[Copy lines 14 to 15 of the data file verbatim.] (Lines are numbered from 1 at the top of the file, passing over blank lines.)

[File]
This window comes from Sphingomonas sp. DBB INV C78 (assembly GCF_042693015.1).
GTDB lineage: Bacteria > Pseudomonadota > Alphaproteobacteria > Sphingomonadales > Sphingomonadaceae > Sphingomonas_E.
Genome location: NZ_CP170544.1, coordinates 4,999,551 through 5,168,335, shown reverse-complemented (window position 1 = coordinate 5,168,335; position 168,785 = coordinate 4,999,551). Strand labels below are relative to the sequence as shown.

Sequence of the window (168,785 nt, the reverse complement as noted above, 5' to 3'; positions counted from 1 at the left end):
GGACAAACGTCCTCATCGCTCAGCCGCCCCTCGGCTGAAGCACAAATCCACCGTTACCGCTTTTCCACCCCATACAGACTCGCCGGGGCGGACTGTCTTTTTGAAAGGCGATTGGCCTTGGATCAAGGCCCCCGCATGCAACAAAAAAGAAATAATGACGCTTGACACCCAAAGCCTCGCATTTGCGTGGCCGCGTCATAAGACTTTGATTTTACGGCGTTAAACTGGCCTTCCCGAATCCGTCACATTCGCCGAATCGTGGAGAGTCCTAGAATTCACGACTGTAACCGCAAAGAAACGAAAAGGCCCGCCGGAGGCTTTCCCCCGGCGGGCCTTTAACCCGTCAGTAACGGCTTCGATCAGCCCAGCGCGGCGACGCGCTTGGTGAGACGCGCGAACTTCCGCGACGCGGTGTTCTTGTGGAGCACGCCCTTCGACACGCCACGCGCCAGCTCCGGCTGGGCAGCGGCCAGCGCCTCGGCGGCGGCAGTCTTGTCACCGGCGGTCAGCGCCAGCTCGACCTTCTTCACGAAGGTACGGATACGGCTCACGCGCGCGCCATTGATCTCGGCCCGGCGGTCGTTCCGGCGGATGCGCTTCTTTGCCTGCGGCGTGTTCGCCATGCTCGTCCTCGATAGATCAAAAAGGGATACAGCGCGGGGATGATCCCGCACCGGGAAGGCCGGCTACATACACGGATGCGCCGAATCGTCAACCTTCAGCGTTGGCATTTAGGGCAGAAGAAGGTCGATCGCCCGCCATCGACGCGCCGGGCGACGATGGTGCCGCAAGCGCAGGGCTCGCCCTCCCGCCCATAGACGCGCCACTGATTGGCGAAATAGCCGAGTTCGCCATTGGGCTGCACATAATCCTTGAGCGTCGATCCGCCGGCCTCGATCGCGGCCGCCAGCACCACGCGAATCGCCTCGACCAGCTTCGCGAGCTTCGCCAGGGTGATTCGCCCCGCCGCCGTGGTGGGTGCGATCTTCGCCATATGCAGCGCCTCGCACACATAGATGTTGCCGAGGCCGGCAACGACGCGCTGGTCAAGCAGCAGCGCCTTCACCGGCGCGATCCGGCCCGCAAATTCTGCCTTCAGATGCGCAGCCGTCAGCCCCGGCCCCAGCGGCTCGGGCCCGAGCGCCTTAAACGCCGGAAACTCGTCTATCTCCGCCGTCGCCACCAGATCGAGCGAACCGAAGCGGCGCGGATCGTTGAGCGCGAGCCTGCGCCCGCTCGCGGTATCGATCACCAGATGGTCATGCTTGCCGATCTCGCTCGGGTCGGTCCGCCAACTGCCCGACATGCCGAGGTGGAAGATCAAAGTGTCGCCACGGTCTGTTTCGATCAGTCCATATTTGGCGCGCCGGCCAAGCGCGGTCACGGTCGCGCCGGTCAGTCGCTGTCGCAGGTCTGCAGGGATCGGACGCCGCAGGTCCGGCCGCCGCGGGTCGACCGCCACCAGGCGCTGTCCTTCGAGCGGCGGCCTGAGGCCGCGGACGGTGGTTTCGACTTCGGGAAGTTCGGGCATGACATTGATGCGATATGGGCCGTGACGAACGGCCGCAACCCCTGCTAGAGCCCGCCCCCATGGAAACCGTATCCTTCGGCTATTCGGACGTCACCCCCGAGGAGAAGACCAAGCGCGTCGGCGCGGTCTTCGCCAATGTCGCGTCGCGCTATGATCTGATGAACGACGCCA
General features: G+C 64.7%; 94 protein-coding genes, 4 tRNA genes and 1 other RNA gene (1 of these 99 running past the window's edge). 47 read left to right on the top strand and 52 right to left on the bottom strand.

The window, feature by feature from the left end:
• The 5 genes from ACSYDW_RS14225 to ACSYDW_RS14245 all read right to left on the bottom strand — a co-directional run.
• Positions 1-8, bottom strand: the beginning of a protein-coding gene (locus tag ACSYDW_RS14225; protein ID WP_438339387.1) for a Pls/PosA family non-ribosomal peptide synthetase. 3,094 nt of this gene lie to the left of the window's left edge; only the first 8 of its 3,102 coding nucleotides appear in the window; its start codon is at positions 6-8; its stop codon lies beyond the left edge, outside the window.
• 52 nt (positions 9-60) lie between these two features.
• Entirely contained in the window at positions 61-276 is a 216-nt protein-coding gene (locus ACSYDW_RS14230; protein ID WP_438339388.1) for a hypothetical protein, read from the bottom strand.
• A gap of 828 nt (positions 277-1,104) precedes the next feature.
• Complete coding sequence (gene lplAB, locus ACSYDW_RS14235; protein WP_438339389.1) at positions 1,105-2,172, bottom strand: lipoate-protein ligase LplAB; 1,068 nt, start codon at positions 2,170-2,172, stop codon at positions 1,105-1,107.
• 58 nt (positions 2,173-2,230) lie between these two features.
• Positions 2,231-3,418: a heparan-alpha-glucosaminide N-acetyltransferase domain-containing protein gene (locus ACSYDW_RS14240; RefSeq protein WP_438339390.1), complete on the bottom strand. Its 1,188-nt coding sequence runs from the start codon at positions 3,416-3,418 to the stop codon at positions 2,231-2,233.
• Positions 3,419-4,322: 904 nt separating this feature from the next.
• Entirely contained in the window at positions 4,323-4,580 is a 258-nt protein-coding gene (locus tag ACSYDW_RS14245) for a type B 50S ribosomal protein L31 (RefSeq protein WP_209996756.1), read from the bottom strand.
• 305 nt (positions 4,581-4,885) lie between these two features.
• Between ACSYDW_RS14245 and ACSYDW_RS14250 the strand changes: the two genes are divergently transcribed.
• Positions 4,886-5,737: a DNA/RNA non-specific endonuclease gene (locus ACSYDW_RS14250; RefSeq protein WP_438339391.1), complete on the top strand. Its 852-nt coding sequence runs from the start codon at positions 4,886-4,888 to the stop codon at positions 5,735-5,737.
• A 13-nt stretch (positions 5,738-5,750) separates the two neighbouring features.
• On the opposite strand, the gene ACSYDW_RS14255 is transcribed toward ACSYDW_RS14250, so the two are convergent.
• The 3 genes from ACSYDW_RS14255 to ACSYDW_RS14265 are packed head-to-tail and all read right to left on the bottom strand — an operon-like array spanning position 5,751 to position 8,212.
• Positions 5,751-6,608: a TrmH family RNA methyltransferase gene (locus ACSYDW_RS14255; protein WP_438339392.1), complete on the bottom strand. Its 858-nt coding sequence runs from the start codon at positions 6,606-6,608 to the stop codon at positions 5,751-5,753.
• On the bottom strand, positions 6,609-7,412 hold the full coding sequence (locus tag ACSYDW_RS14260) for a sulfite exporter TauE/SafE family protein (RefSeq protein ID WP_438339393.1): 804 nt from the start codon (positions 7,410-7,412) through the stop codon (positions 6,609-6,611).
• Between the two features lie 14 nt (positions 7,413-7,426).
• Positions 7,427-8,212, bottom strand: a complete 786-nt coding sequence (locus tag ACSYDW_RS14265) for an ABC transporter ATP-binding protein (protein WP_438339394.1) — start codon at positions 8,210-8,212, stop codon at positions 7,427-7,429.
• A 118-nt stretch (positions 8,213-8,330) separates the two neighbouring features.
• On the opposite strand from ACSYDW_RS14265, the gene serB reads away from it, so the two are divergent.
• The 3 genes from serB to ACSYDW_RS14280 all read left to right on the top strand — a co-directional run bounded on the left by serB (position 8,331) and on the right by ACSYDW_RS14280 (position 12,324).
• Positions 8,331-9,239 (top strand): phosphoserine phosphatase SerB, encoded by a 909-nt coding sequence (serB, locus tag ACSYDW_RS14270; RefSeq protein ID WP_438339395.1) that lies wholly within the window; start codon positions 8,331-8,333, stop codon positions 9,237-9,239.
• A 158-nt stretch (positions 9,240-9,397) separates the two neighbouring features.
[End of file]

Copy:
• 58 nt (positions 2,173-2,230) lie between these two features.
• Positions 2,231-3,418: a heparan-alpha-glucosaminide N-acetyltransferase domain-containing protein gene (locus ACSYDW_RS14240; RefSeq protein WP_438339390.1), complete on the bottom strand. Its 1,188-nt coding sequence runs from the start codon at positions 3,416-3,418 to the stop codon at positions 2,231-2,233.